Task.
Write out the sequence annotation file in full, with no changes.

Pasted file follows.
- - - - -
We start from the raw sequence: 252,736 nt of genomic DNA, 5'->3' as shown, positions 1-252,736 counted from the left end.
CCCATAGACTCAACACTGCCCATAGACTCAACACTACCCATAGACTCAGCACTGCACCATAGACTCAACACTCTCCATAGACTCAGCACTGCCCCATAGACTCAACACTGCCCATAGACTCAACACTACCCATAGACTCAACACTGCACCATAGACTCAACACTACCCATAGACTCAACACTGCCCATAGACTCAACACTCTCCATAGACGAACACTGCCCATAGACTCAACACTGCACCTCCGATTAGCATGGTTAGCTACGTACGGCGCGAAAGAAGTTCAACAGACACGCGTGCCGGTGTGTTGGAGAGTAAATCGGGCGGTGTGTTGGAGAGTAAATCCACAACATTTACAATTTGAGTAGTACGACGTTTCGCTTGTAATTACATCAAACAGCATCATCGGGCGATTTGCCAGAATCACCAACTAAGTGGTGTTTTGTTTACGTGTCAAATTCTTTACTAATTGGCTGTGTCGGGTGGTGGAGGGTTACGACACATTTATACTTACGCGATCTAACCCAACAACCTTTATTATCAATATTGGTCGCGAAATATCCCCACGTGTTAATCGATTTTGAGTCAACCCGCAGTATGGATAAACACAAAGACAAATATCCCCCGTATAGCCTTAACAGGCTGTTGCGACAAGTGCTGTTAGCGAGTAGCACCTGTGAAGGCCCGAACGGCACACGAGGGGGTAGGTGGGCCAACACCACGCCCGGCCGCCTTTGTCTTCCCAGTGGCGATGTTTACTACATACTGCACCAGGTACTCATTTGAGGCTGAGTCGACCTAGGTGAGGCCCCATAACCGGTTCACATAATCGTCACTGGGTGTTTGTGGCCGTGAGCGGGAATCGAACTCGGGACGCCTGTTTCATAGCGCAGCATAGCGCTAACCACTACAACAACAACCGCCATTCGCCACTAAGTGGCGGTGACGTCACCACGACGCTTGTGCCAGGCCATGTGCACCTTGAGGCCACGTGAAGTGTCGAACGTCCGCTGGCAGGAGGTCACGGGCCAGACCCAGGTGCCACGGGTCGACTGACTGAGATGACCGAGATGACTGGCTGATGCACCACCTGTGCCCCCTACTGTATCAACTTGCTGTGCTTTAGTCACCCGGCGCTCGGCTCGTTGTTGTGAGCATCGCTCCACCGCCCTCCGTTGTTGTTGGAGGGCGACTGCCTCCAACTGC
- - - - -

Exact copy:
We start from the raw sequence: 252,736 nt of genomic DNA, 5'->3' as shown, positions 1-252,736 counted from the left end.
CCCATAGACTCAACACTGCCCATAGACTCAACACTACCCATAGACTCAGCACTGCACCATAGACTCAACACTCTCCATAGACTCAGCACTGCCCCATAGACTCAACACTGCCCATAGACTCAACACTACCCATAGACTCAACACTGCACCATAGACTCAACACTACCCATAGACTCAACACTGCCCATAGACTCAACACTCTCCATAGACGAACACTGCCCATAGACTCAACACTGCACCTCCGATTAGCATGGTTAGCTACGTACGGCGCGAAAGAAGTTCAACAGACACGCGTGCCGGTGTGTTGGAGAGTAAATCGGGCGGTGTGTTGGAGAGTAAATCCACAACATTTACAATTTGAGTAGTACGACGTTTCGCTTGTAATTACATCAAACAGCATCATCGGGCGATTTGCCAGAATCACCAACTAAGTGGTGTTTTGTTTACGTGTCAAATTCTTTACTAATTGGCTGTGTCGGGTGGTGGAGGGTTACGACACATTTATACTTACGCGATCTAACCCAACAACCTTTATTATCAATATTGGTCGCGAAATATCCCCACGTGTTAATCGATTTTGAGTCAACCCGCAGTATGGATAAACACAAAGACAAATATCCCCCGTATAGCCTTAACAGGCTGTTGCGACAAGTGCTGTTAGCGAGTAGCACCTGTGAAGGCCCGAACGGCACACGAGGGGGTAGGTGGGCCAACACCACGCCCGGCCGCCTTTGTCTTCCCAGTGGCGATGTTTACTACATACTGCACCAGGTACTCATTTGAGGCTGAGTCGACCTAGGTGAGGCCCCATAACCGGTTCACATAATCGTCACTGGGTGTTTGTGGCCGTGAGCGGGAATCGAACTCGGGACGCCTGTTTCATAGCGCAGCATAGCGCTAACCACTACAACAACAACCGCCATTCGCCACTAAGTGGCGGTGACGTCACCACGACGCTTGTGCCAGGCCATGTGCACCTTGAGGCCACGTGAAGTGTCGAACGTCCGCTGGCAGGAGGTCACGGGCCAGACCCAGGTGCCACGGGTCGACTGACTGAGATGACCGAGATGACTGGCTGATGCACCACCTGTGCCCCCTACTGTATCAACTTGCTGTGCTTTAGTCACCCGGCGCTCGGCTCGTTGTTGTGAGCATCGCTCCACCGCCCTCCGTTGTTGTTGGAGGGCGACTGCCTCCAACTGC